Danger and death: organisational and occupational responses to the murder of police in South Africa - a case study

Doctoral Thesis


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University of Cape Town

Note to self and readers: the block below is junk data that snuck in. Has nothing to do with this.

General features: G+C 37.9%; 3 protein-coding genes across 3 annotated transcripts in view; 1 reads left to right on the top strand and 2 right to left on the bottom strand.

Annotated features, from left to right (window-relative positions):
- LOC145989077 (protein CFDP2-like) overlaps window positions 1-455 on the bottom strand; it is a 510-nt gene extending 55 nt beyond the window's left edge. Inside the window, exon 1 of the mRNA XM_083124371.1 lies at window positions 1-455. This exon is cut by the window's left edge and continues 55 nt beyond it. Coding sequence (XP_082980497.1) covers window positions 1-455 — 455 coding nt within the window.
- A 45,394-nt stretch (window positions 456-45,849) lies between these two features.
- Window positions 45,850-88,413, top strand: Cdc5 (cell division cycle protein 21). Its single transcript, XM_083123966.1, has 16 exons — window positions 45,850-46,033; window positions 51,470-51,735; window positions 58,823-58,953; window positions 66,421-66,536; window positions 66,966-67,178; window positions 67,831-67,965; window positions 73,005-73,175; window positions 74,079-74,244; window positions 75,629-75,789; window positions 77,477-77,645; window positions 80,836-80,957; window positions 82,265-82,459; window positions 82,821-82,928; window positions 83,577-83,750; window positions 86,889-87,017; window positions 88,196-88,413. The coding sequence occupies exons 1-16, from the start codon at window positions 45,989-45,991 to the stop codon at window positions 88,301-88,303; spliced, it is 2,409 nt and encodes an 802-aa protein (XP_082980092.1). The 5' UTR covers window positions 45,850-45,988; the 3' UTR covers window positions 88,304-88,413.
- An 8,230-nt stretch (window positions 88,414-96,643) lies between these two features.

Danger has long been assumed a critical feature of the occupational identity of police officials. Much of the scholarly literature on the topic has been dominated by research originating in Europe and the United States. This study draws inspiration from the literature of the global North but investigates danger and death in a Southern locality. South Africa provides a case study for an exploration of danger and death as perceived, experienced and acted upon by a police institution with long-standing paramilitary origins and one that continues to confront high rates of violent crime in contemporary South Africa. In comparative terms South Africa continues to exhibit high rates of police homicide. Research into the context within which such homicides occur, the associative factors that accompany danger and death and the impact thereof on subcultural identity and operational responses remain under-investigated. This thesis attempts to fill this gap by examining how danger and death are perceived, experienced and acted upon by police officials across three units in a police station located in an urban settlement situated on the fringe of Cape Town. The inquiry draws on the conceptual work of Michel Foucault, Pierre Bourdieu and Theodore Sarbin, and utilises both quantitative and qualitative research methods. An analysis of investigative files of police murders in the Western Cape combined with observation of memorial services and extensive participant observation of three police units in a high-crime area of urban settlement, yielded rich data. The research concludes that police construct danger as much as danger, as an objective reality, shapes the police’s experience of danger and their responses to danger. Danger can be said to have both an objective and subjective reality – it is at once constituted and constitutive. The findings illustrate that danger is given material effect through risk reduction strategies; that danger is dramatised through its memorialisation and that danger is normalised and routinised in everyday police practices. Responses to danger and police murder vary from formal or organisational to informal or occupational responses. The relationship between organisational (formal) responses and occupational (informal) responses is complex - there is evidence of both overlap and contradiction to be found in that relationship.